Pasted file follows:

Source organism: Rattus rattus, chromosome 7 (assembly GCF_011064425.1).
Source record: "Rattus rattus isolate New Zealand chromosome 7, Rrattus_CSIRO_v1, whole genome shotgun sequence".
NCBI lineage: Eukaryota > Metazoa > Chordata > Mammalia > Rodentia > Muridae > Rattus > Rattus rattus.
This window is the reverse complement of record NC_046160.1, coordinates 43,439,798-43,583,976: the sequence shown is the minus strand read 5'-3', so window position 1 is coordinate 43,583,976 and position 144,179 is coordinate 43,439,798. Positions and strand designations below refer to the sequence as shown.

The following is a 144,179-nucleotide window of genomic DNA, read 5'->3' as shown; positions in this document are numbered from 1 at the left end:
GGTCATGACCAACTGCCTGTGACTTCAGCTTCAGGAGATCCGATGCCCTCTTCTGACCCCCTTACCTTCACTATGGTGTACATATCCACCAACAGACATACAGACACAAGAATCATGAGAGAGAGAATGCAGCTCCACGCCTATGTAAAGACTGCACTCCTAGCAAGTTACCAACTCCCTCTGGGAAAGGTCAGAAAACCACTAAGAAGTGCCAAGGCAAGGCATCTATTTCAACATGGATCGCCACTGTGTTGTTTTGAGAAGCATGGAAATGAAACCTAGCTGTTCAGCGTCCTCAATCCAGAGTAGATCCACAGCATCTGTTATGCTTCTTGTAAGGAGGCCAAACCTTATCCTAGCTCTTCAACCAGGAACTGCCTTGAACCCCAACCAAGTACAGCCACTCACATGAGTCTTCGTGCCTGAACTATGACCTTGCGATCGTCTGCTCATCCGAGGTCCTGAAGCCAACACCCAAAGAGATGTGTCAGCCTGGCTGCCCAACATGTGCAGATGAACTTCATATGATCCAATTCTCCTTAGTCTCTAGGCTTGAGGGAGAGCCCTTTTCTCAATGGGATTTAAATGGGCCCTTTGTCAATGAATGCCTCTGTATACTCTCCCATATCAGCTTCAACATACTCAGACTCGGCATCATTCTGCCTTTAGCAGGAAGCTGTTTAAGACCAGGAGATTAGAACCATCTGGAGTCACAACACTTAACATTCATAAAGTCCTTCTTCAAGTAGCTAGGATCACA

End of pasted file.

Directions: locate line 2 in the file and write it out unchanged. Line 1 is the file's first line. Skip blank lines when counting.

Source record: "Rattus rattus isolate New Zealand chromosome 7, Rrattus_CSIRO_v1, whole genome shotgun sequence".